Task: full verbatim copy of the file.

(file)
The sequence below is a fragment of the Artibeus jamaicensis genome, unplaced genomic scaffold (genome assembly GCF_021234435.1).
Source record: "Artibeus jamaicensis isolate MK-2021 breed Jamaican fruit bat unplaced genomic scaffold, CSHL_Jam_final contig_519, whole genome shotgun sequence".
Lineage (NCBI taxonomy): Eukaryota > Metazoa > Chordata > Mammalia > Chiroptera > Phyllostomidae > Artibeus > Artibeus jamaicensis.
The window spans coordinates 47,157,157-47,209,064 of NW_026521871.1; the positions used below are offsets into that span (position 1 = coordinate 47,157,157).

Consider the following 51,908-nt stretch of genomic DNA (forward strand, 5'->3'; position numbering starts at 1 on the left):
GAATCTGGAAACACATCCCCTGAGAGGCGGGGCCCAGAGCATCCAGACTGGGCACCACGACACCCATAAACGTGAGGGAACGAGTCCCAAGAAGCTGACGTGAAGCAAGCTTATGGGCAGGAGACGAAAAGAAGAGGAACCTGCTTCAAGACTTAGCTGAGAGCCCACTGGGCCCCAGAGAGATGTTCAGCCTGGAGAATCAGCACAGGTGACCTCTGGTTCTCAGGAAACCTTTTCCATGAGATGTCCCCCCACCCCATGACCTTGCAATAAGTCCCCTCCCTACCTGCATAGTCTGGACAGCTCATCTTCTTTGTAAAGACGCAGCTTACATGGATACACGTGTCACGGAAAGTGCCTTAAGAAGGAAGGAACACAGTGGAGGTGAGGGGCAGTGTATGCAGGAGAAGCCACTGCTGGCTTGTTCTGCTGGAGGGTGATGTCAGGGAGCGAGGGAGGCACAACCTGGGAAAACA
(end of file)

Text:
The sequence below is a fragment of the Artibeus jamaicensis genome, unplaced genomic scaffold (genome assembly GCF_021234435.1).
Source record: "Artibeus jamaicensis isolate MK-2021 breed Jamaican fruit bat unplaced genomic scaffold, CSHL_Jam_final contig_519, whole genome shotgun sequence".
Lineage (NCBI taxonomy): Eukaryota > Metazoa > Chordata > Mammalia > Chiroptera > Phyllostomidae > Artibeus > Artibeus jamaicensis.
The window spans coordinates 47,157,157-47,209,064 of NW_026521871.1; the positions used below are offsets into that span (position 1 = coordinate 47,157,157).

Consider the following 51,908-nt stretch of genomic DNA (forward strand, 5'->3'; position numbering starts at 1 on the left):
GAATCTGGAAACACATCCCCTGAGAGGCGGGGCCCAGAGCATCCAGACTGGGCACCACGACACCCATAAACGTGAGGGAACGAGTCCCAAGAAGCTGACGTGAAGCAAGCTTATGGGCAGGAGACGAAAAGAAGAGGAACCTGCTTCAAGACTTAGCTGAGAGCCCACTGGGCCCCAGAGAGATGTTCAGCCTGGAGAATCAGCACAGGTGACCTCTGGTTCTCAGGAAACCTTTTCCATGAGATGTCCCCCCACCCCATGACCTTGCAATAAGTCCCCTCCCTACCTGCATAGTCTGGACAGCTCATCTTCTTTGTAAAGACGCAGCTTACATGGATACACGTGTCACGGAAAGTGCCTTAAGAAGGAAGGAACACAGTGGAGGTGAGGGGCAGTGTATGCAGGAGAAGCCACTGCTGGCTTGTTCTGCTGGAGGGTGATGTCAGGGAGCGAGGGAGGCACAACCTGGGAAAACA